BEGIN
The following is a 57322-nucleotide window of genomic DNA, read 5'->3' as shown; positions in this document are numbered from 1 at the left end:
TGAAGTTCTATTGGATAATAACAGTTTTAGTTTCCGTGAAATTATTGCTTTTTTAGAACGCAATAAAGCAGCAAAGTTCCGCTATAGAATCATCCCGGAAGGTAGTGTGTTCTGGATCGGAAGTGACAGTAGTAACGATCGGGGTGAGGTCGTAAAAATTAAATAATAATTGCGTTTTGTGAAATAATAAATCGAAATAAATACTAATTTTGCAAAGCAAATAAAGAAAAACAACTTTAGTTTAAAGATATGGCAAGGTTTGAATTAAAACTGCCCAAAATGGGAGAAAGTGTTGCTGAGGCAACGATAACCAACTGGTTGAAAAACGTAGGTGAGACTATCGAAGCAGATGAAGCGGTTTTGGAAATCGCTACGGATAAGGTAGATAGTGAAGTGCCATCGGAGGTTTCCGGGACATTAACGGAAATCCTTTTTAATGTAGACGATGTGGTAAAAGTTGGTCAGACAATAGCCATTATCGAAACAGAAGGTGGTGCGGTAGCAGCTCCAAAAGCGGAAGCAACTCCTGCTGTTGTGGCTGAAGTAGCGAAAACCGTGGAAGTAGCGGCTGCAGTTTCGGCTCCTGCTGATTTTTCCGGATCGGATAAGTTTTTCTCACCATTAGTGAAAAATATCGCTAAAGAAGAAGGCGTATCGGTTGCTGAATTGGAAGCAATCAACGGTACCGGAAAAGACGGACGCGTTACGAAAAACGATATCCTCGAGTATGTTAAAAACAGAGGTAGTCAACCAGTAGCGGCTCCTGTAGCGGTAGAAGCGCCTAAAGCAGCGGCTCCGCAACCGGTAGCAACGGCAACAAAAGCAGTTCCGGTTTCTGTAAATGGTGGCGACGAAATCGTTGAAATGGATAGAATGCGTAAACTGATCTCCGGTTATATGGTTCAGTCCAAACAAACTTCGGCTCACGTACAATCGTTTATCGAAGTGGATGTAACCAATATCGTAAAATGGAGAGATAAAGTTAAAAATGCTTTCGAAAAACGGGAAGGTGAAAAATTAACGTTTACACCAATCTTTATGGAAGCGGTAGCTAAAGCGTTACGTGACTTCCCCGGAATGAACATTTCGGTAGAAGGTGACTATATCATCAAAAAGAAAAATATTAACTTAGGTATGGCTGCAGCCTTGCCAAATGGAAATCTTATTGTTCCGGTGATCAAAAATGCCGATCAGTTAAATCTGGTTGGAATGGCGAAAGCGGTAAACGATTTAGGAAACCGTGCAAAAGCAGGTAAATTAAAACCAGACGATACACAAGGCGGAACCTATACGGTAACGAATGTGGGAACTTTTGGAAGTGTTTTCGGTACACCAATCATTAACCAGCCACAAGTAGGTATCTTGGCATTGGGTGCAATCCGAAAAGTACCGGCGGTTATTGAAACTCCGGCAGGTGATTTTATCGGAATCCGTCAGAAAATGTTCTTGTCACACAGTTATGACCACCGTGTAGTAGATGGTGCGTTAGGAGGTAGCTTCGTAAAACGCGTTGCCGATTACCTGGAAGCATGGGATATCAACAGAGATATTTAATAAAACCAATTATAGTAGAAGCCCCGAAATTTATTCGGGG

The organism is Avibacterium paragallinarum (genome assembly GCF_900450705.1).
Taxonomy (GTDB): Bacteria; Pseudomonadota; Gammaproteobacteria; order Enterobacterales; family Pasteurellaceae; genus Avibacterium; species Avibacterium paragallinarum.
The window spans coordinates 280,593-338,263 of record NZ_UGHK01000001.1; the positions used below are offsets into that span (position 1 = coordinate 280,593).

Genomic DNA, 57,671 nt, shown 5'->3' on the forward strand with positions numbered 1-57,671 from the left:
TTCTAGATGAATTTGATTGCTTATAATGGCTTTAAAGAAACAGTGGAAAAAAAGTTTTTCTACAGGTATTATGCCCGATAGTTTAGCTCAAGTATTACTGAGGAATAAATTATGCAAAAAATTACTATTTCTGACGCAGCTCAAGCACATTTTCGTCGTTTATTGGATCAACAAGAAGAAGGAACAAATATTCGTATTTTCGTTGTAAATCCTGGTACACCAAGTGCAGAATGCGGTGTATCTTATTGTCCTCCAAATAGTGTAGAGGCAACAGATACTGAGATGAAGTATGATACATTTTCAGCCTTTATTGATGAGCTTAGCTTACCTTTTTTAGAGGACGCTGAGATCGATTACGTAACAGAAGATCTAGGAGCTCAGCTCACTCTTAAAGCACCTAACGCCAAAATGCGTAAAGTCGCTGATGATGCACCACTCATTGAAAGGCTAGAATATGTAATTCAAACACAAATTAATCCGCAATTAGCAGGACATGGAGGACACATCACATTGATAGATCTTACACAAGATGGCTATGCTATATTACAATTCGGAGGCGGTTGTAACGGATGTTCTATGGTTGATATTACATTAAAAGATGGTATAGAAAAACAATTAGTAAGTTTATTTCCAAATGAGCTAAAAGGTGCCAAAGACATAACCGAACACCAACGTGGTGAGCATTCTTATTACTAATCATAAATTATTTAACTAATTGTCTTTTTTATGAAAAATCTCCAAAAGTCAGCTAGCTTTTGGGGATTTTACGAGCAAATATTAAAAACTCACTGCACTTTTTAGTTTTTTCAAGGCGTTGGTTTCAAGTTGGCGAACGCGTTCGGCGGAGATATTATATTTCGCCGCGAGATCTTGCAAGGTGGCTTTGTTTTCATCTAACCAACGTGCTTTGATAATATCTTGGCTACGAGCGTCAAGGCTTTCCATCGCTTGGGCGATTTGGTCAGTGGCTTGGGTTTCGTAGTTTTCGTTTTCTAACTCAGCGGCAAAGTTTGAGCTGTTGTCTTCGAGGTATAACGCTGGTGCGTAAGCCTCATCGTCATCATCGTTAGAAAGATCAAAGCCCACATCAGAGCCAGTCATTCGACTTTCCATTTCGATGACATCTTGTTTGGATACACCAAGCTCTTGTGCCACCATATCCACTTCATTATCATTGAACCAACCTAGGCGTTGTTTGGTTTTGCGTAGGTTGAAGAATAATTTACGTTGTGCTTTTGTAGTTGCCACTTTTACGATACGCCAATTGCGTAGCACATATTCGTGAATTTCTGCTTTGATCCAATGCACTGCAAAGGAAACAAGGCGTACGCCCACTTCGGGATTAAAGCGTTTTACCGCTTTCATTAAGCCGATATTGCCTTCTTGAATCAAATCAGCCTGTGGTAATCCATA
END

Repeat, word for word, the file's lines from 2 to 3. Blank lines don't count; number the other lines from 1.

TGAAGTTCTATTGGATAATAACAGTTTTAGTTTCCGTGAAATTATTGCTTTTTTAGAACGCAATAAAGCAGCAAAGTTCCGCTATAGAATCATCCCGGAAGGTAGTGTGTTCTGGATCGGAAGTGACAGTAGTAACGATCGGGGTGAGGTCGTAAAAATTAAATAATAATTGCGTTTTGTGAAATAATAAATCGAAATAAATACTAATTTTGCAAAGCAAATAAAGAAAAACAACTTTAGTTTAAAGATATGGCAAGGTTTGAATTAAAACTGCCCAAAATGGGAGAAAGTGTTGCTGAGGCAACGATAACCAACTGGTTGAAAAACGTAGGTGAGACTATCGAAGCAGATGAAGCGGTTTTGGAAATCGCTACGGATAAGGTAGATAGTGAAGTGCCATCGGAGGTTTCCGGGACATTAACGGAAATCCTTTTTAATGTAGACGATGTGGTAAAAGTTGGTCAGACAATAGCCATTATCGAAACAGAAGGTGGTGCGGTAGCAGCTCCAAAAGCGGAAGCAACTCCTGCTGTTGTGGCTGAAGTAGCGAAAACCGTGGAAGTAGCGGCTGCAGTTTCGGCTCCTGCTGATTTTTCCGGATCGGATAAGTTTTTCTCACCATTAGTGAAAAATATCGCTAAAGAAGAAGGCGTATCGGTTGCTGAATTGGAAGCAATCAACGGTACCGGAAAAGACGGACGCGTTACGAAAAACGATATCCTCGAGTATGTTAAAAACAGAGGTAGTCAACCAGTAGCGGCTCCTGTAGCGGTAGAAGCGCCTAAAGCAGCGGCTCCGCAACCGGTAGCAACGGCAACAAAAGCAGTTCCGGTTTCTGTAAATGGTGGCGACGAAATCGTTGAAATGGATAGAATGCGTAAACTGATCTCCGGTTATATGGTTCAGTCCAAACAAACTTCGGCTCACGTACAATCGTTTATCGAAGTGGATGTAACCAATATCGTAAAATGGAGAGATAAAGTTAAAAATGCTTTCGAAAAACGGGAAGGTGAAAAATTAACGTTTACACCAATCTTTATGGAAGCGGTAGCTAAAGCGTTACGTGACTTCCCCGGAATGAACATTTCGGTAGAAGGTGACTATATCATCAAAAAGAAAAATATTAACTTAGGTATGGCTGCAGCCTTGCCAAATGGAAATCTTATTGTTCCGGTGATCAAAAATGCCGATCAGTTAAATCTGGTTGGAATGGCGAAAGCGGTAAACGATTTAGGAAACCGTGCAAAAGCAGGTAAATTAAAACCAGACGATACACAAGGCGGAACCTATACGGTAACGAATGTGGGAACTTTTGGAAGTGTTTTCGGTACACCAATCATTAACCAGCCACAAGTAGGTATCTTGGCATTGGGTGCAATCCGAAAAGTACCGGCGGTTATTGAAACTCCGGCAGGTGATTTTATCGGAATCCGTCAGAAAATGTTCTTGTCACACAGTTATGACCACCGTGTAGTAGATGGTGCGTTAGGAGGTAGCTTCGTAAAACGCGTTGCCGATTACCTGGAAGCATGGGATATCAACAGAGATATTTAATAAAACCAATTATAGTAGAAGCCCCGAAATTTATTCGGGG

The organism is Avibacterium paragallinarum (genome assembly GCF_900450705.1).